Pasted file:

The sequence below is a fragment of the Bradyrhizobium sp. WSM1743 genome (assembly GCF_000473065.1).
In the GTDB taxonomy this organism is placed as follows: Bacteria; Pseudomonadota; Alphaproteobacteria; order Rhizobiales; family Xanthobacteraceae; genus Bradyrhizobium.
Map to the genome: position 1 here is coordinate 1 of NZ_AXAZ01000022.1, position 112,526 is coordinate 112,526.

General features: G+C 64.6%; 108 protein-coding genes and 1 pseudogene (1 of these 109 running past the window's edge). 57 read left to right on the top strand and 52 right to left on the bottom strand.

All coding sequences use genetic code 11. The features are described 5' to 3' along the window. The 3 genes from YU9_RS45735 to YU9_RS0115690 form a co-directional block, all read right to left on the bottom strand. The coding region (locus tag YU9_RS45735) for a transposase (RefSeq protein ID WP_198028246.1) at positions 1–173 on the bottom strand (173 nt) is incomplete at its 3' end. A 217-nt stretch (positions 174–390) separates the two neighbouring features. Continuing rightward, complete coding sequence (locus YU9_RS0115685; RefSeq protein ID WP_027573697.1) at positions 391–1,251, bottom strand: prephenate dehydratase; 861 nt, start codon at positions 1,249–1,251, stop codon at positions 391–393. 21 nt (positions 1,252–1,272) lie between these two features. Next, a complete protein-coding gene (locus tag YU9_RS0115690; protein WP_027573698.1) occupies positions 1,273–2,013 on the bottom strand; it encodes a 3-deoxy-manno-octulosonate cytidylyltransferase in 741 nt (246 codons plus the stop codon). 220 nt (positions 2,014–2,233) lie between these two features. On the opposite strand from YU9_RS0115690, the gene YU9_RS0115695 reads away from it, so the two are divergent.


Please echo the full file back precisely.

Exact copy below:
The sequence below is a fragment of the Bradyrhizobium sp. WSM1743 genome (assembly GCF_000473065.1).
In the GTDB taxonomy this organism is placed as follows: Bacteria; Pseudomonadota; Alphaproteobacteria; order Rhizobiales; family Xanthobacteraceae; genus Bradyrhizobium.
Map to the genome: position 1 here is coordinate 1 of NZ_AXAZ01000022.1, position 112,526 is coordinate 112,526.

General features: G+C 64.6%; 108 protein-coding genes and 1 pseudogene (1 of these 109 running past the window's edge). 57 read left to right on the top strand and 52 right to left on the bottom strand.

All coding sequences use genetic code 11. The features are described 5' to 3' along the window. The 3 genes from YU9_RS45735 to YU9_RS0115690 form a co-directional block, all read right to left on the bottom strand. The coding region (locus tag YU9_RS45735) for a transposase (RefSeq protein ID WP_198028246.1) at positions 1–173 on the bottom strand (173 nt) is incomplete at its 3' end. A 217-nt stretch (positions 174–390) separates the two neighbouring features. Continuing rightward, complete coding sequence (locus YU9_RS0115685; RefSeq protein ID WP_027573697.1) at positions 391–1,251, bottom strand: prephenate dehydratase; 861 nt, start codon at positions 1,249–1,251, stop codon at positions 391–393. 21 nt (positions 1,252–1,272) lie between these two features. Next, a complete protein-coding gene (locus tag YU9_RS0115690; protein WP_027573698.1) occupies positions 1,273–2,013 on the bottom strand; it encodes a 3-deoxy-manno-octulosonate cytidylyltransferase in 741 nt (246 codons plus the stop codon). 220 nt (positions 2,014–2,233) lie between these two features. On the opposite strand from YU9_RS0115690, the gene YU9_RS0115695 reads away from it, so the two are divergent.